Apologies & DisavowalsBy: hawkgrrrl
A recent Huffington Post article discussed the difficulty the Mormon church has in making an official apology for the Priesthood Ban, and according to the article, the reason is not racism. This will come as no surprise to most Mormons who are not racist but hesitate to completely throw revered prophets and church leaders under the bus. While the author, Samuel Brown, makes many salient points (the article is certainly worth a read on its own), I’ll boil them down to some underlying themes:
- Prior generations, whether Mormon or not, were more prone to be racist, and the policy was set by prior generations.
- Even our current leaders are essentially from prior generations.
- Mormonism is a community, like an extended family.
- We revere our recent ancestors, read their journals, tell their stories, and celebrate their sacrifices.
- Mormons are divided on whether an official repudiation is necessary or will have reverberating effects that shake the foundation of prophetic leadership our church is based on.
There are two aspects of the desire to avoid an official apology that outside critics usually overlook:
Community Loyalty. Based on my own observations, it’s much easier to disavow aspects of Mormonism that our own families were never involved in. For example, as someone with no polygamist ancestry and whose family joined the church well after Declaration 1 repudiated the practice, I don’t feel very conflicted about polygamy. I don’t accept it, and I never did. Even when YW leaders would talk about it as an eventual theoretical requirement in the Celestial Kingdom, it just seemed so outlandish that I couldn’t imagine it (in fairness, I couldn’t imagine marriage at all at that age, let alone as a second or thirty-third wife). In a sense that means it’s not an issue for me. But I have to think that would be different if my own family members descended from polygamists.
The article pointed out the need to defend or at least contextualize views of our recent predecessors that we don’t personally share. Your parents may be sexist. Your grandparents may be racist. But they also have loved you, cared for you in your time of need, and in a very real way sacrificed everything for you. If it weren’t for them, you wouldn’t be here.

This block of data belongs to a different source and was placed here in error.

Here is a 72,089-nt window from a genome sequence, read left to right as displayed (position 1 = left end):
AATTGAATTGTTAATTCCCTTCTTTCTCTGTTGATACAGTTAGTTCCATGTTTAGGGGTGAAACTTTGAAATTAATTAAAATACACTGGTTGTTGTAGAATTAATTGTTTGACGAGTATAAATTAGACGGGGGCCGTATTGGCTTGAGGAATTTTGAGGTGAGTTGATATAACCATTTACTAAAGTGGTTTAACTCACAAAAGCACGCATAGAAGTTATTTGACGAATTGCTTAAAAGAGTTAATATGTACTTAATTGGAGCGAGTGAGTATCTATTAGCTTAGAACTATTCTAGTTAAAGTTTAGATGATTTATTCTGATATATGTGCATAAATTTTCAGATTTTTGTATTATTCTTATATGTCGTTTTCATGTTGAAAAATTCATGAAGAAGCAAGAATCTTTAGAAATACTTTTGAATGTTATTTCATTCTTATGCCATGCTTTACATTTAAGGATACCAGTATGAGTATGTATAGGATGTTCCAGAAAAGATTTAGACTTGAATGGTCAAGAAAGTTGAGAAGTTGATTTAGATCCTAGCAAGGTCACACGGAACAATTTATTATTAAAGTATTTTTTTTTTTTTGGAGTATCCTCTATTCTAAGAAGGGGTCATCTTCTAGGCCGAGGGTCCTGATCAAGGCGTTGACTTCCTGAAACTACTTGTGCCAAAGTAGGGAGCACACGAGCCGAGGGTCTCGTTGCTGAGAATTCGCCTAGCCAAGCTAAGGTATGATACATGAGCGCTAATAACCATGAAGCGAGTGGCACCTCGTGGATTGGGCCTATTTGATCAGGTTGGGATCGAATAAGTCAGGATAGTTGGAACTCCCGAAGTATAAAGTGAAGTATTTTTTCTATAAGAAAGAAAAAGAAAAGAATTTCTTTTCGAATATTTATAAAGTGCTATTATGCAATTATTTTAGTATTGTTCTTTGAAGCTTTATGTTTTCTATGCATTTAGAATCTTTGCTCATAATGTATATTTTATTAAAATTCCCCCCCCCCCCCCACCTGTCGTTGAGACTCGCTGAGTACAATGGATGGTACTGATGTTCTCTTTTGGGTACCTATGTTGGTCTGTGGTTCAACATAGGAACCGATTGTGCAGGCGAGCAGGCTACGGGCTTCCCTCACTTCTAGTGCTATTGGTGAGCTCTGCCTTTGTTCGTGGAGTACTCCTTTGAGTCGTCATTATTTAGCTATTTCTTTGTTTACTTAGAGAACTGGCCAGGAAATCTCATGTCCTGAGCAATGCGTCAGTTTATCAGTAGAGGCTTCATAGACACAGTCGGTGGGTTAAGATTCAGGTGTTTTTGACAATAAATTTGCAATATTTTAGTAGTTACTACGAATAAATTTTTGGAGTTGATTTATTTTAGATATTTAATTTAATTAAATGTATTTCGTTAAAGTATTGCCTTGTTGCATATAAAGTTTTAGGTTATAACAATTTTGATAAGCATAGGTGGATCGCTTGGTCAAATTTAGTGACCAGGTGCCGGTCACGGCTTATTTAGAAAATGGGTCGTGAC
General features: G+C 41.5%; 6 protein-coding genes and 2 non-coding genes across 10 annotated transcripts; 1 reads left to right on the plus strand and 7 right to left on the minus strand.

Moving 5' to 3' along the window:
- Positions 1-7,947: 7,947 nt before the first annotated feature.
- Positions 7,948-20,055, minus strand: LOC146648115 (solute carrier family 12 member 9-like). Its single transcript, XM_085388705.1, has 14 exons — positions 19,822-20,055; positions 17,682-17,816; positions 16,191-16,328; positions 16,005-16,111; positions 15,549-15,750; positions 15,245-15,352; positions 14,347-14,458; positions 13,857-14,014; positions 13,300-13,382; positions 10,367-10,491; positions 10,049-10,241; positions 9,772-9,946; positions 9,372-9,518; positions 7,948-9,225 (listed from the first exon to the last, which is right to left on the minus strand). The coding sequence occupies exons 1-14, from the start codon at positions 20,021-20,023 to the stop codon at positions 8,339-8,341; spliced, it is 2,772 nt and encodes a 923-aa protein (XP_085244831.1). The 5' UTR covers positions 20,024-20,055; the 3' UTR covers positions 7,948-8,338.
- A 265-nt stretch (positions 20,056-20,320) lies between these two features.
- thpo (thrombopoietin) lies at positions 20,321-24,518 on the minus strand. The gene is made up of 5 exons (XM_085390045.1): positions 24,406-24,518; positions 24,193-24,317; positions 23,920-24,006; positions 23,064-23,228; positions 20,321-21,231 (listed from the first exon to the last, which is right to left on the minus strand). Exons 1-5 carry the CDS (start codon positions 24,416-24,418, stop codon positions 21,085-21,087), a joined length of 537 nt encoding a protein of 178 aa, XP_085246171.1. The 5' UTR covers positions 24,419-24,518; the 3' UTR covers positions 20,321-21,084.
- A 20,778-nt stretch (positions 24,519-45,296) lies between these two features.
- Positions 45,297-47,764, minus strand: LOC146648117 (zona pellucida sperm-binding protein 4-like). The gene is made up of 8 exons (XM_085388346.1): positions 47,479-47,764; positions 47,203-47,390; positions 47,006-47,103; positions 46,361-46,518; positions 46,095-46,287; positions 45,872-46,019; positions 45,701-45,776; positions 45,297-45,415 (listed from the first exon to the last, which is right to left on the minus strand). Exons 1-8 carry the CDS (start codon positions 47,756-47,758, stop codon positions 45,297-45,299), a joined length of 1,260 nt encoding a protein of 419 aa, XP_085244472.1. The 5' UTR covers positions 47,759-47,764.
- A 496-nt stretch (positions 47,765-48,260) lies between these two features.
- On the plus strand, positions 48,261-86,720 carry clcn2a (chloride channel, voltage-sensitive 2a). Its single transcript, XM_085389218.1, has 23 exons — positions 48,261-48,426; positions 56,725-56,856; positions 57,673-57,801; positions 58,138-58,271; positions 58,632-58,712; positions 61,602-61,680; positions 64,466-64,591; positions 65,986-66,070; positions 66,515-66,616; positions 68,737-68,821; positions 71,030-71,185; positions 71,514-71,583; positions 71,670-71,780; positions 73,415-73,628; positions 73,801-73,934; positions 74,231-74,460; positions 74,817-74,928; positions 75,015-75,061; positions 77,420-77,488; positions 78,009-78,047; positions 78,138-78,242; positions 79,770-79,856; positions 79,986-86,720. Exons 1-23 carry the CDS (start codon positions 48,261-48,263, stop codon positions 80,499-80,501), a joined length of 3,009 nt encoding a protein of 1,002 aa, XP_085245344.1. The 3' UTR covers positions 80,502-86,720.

For many Mormons, an official apology would feel disloyal to their own family members.
Divine Revelation. Because there is no originating revelation instituting the Priesthood Ban, some members would not be troubled by a disavowal of the same. For others, it’s a slippery slope. If you begin to throw out things said by previous leaders, what’s next? There are other candidates for the chopping block identified in the article: gender roles and gay marriage. If leaders were wrong about the Priesthood Ban, what else are they wrong about?
Many LDS find great meaning in the confidence that their leaders are divinely inspired. Because of the theology and structure of their church, many non-racist Mormons have a difficult path ahead.
Personally, I question the value of official apologies. A few years ago, the Anglican church issued an official apology to Charles Darwin 126 years after his death. The apology was called “ludicrous” and “pointless.” After reading about the apology, I was surprised to encounter Darwin’s grave at Westminster Abbey among England’s greatest and most revered intellectual and political leaders. Wasn’t that a more timely form of reconciliation? This incident points out some of the reasons that institutional apologies are ineffective:
- Institutions are usually doing the apology for some political motive. In the case of the Anglican church, it was to demonstrate to increasingly secular Brits that the church is not anti-science or irrelevant in our rational age. Since the church was already not anti-evolution, did this really convince anyone?
- The floodgates are open. One critic asked what would be next, Italians apologizing for Pontius Pilate? Every institution has offended someone at some time. Where do the apologies end?
- The supposed beneficiary doesn’t get anything from it. In the case of Darwin, he’s dead and already revered, having been buried in a place of honour. Who would benefit from an official apology for the ban? Mostly the non-racist members who feel it would absolve them from an institutional sin. But would it really accomplish that?
Since institutional apologies are always an apology for the actions of others, the point is really to distance ourselves from our predecessors whose views we find repugnant and to align with our contemporaries, usually those outside of our tribe, since those inside our tribe already understand the context. Is it more important to build that bridge to the outside or to increase our loyalty to the group? And which effort is more likely to work?
What do you think?